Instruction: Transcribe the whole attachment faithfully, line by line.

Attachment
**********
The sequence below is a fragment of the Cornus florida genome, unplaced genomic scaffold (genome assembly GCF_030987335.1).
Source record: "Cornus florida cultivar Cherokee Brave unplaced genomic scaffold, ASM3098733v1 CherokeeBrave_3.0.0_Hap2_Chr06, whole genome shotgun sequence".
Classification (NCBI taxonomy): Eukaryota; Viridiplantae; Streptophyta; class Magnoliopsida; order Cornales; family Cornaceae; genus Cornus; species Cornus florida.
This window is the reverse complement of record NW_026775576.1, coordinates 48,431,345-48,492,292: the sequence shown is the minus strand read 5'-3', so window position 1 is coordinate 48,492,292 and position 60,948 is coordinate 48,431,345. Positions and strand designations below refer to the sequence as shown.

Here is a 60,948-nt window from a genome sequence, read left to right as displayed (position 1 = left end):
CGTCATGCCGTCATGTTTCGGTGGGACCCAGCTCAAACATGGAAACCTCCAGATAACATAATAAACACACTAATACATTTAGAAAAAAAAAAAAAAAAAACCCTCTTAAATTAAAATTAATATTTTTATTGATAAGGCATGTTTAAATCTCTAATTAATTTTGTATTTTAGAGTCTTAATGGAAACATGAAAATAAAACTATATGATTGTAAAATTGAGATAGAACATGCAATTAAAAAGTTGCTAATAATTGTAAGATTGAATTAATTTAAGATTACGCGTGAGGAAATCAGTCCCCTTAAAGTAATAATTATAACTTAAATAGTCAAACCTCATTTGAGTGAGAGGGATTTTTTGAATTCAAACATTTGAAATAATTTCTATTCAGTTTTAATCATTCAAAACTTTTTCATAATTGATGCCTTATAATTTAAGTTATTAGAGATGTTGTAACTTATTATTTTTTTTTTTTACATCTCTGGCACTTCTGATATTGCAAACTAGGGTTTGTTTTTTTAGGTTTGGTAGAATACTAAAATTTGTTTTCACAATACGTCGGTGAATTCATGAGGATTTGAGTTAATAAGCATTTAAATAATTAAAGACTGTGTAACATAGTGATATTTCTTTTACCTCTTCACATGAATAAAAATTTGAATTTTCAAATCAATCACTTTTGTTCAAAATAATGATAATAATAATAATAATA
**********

The sequence below is a fragment of the Cornus florida genome, unplaced genomic scaffold (genome assembly GCF_030987335.1).
Source record: "Cornus florida cultivar Cherokee Brave unplaced genomic scaffold, ASM3098733v1 CherokeeBrave_3.0.0_Hap2_Chr06, whole genome shotgun sequence".
Classification (NCBI taxonomy): Eukaryota; Viridiplantae; Streptophyta; class Magnoliopsida; order Cornales; family Cornaceae; genus Cornus; species Cornus florida.
This window is the reverse complement of record NW_026775576.1, coordinates 48,431,345-48,492,292: the sequence shown is the minus strand read 5'-3', so window position 1 is coordinate 48,492,292 and position 60,948 is coordinate 48,431,345. Positions and strand designations below refer to the sequence as shown.

Here is a 60,948-nt window from a genome sequence, read left to right as displayed (position 1 = left end):
CGTCATGCCGTCATGTTTCGGTGGGACCCAGCTCAAACATGGAAACCTCCAGATAACATAATAAACACACTAATACATTTAGAAAAAAAAAAAAAAAAAACCCTCTTAAATTAAAATTAATATTTTTATTGATAAGGCATGTTTAAATCTCTAATTAATTTTGTATTTTAGAGTCTTAATGGAAACATGAAAATAAAACTATATGATTGTAAAATTGAGATAGAACATGCAATTAAAAAGTTGCTAATAATTGTAAGATTGAATTAATTTAAGATTACGCGTGAGGAAATCAGTCCCCTTAAAGTAATAATTATAACTTAAATAGTCAAACCTCATTTGAGTGAGAGGGATTTTTTGAATTCAAACATTTGAAATAATTTCTATTCAGTTTTAATCATTCAAAACTTTTTCATAATTGATGCCTTATAATTTAAGTTATTAGAGATGTTGTAACTTATTATTTTTTTTTTTTACATCTCTGGCACTTCTGATATTGCAAACTAGGGTTTGTTTTTTTAGGTTTGGTAGAATACTAAAATTTGTTTTCACAATACGTCGGTGAATTCATGAGGATTTGAGTTAATAAGCATTTAAATAATTAAAGACTGTGTAACATAGTGATATTTCTTTTACCTCTTCACATGAATAAAAATTTGAATTTTCAAATCAATCACTTTTGTTCAAAATAATGATAATAATAATAATAATA